(The opinions expressed here are those of the author, a columnist for Reuters)
By Andy Home
LONDON, Dec 13 (Reuters) - Wall Street heavyweight Goldman Sachs has been banging the bear drum on the copper price since the middle of last year.
Its July 2015 research note was titled "Copper - lower for longer", which pretty much said it all.
Copper, which was then trading in London around the $5,500-per tonne level, would fall to $4,500 by the end of 2016 and then stay there for 2017 and 2018 as "the market adjusts to a seven-year bear cycle" running from 2011 to 2018, the bank argued.
Things have not worked out that way.
"The rally in copper prices over the past two months was in sharp contrast to our more bearish expectations", it now concedes. ("2017 copper outlook - a more bullish view", Dec. 11, 2016).
With copper currently trading around $5,770 per tonne, Goldman is now calling for prices to rise to $6,200 over the next six months, a major revision from its previous six-month call of $4,800.
It may be a little unfair to single out Goldman Sachs.
The entire market has been wrong-footed by copper's dramatic change in fortune.
At the time of the January 2016 Reuters poll of analysts, the median price expectation for 2017 was $5,182 with only one participant, Standard Chartered, positing a more bullish outcome ($6,500) than Goldman's latest forecast.
Then again Goldman is Goldman. And it has a habit of making aggressive market calls, which makes its flip from super-bear to super-bull something of a stand-out.
But its reasoning is also a neat summation of the broader flip in consensus among metals analysts.
Underlying Goldman analyst Max Layton's change of mind about copper's prospects next year is a reassessment of the market's supply-demand dynamics.
Layton is now forecasting a small supply deficit of around 180,000 tonnes in 2017, compared with a previous expectation that the market would be in a moderate surplus of around 360,000 tonnes.
The major part of that more bullish view derives from a recalculation of expected mine supply.
Goldman is now expecting mine supply to decline by 0.4 percent next year compared with a previous forecast for 1.0-percent growth.
It is not alone in rethinking the timing and nature of the much-feared "wall of copper" supply surge.
The International Copper Study Group (ICSG) made some major revisions to its forecasts back in October.
Compared with its previous forecast in March, the ICSG lifted its assessment of mine supply growth this year to 4.0 percent from 1.5 percent but downgraded its 2017 forecast from 2.3 percent to zero.
The "wall of copper", it seems, arrived earlier than expected, in part due to efficient ramp-up of new mines and in part due to a low level of disruption in the first half of this year.
Next year, by contrast, there are fewer new mines due to come onstream, while, as Goldman notes, the list of potential disruptions from expiring labour contracts, Zambian power and tax issues and Indonesian export permit problems looks set to grow.
On the demand side, meanwhile, Goldman has lifted its usage growth expectation from 1.7 percent to 2.2 percent.
"Over a very short period of six weeks we have seen data releases pointing to a surge in global industrial activity, most notably in China where the manufacturing (purchasing managers index) jumped to its equal highest level in four years."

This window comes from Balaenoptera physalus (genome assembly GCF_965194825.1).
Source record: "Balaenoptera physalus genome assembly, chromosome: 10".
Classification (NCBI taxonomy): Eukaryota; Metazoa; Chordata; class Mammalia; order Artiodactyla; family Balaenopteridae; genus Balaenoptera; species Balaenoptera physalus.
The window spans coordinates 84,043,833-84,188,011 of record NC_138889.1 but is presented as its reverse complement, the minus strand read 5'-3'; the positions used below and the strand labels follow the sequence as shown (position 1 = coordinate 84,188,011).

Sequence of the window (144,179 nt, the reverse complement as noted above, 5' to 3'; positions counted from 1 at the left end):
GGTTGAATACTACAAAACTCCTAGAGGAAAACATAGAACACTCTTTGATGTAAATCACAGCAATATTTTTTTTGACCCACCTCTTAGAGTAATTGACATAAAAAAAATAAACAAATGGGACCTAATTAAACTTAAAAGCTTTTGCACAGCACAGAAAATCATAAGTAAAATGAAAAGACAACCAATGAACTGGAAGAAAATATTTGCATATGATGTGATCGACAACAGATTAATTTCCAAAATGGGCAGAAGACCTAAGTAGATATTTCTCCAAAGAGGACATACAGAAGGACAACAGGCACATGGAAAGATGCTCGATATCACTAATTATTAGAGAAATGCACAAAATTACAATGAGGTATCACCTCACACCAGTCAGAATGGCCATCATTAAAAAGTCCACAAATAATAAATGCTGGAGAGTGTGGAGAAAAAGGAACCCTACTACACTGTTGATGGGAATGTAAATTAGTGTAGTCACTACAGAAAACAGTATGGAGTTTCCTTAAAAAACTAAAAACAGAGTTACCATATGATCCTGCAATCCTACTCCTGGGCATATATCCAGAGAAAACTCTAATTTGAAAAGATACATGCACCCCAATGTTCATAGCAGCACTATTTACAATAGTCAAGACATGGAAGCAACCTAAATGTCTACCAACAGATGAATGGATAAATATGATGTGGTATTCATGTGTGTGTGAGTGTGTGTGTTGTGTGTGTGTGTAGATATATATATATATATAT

The election of Donald Trump brings with it the promise of infrastructure spend and reflation in the United States, but the real driver of stronger-than-expected demand for copper and other industrial metals this year has been China.
The metal markets started the year fearing a hard landing for metals-intensive sectors of the Chinese economy but underestimated Beijing's willingness to pump up its flagging growth rate using the tried-and-tested channel of infrastructure spending.
Fixed asset investment has rebounded, the residential property sector is once again bubbling, in the major Chinese cities at least, and so too are the prices of just about every industrial commodity from steel to copper to zinc.
The tail winds of China's own flip-flop on economic policy are still blowing and can be expected to continue doing so through the early part of 2017.
At which stage we get to see in more detail what exactly the Trump administration's own version of fiscal stimulus looks like.
The gorilla in the metals room right now is the elevated level of speculative interest roiling Chinese commodity markets.
Make no mistake. Western investors too were starting to reassess metals pricing in light of shifting supply-demand drivers.
But the scale and speed of the recent price increases has largely reflected massive allocations of money by Chinese players.
To be fair to Goldman, its new copper forecasts are predicated on a reevaluation of fundamental drivers rather than the "tempting" option of blaming "this surge in speculative interest".
But it is surely right to highlight the risks to any current forecast from "the timing and scale of shifts in net speculative positioning and Chinese asset allocation".
The sheer potential scale of Chinese investment appetite "dwarfs the size of the copper market."
The bank estimates that as much as $600 billion of funds may be seeking a new home after being chased out of property and stock markets by the Chinese authorities.
"Were just 2.5 percent of these funds to shift into copper, net speculative length would double from its current level of around $15 billion."
And if it did, even Goldman's above-consensus bull copper call might turn out to be super-conservative.
Layton is not the only analyst trying to factor in this new metallic gorilla.
Nor is he the only one reassessing copper's ever-changeable supply-demand dynamics.
Goldman has dramatically changed its stance. Others will surely follow.
Editing by David Evans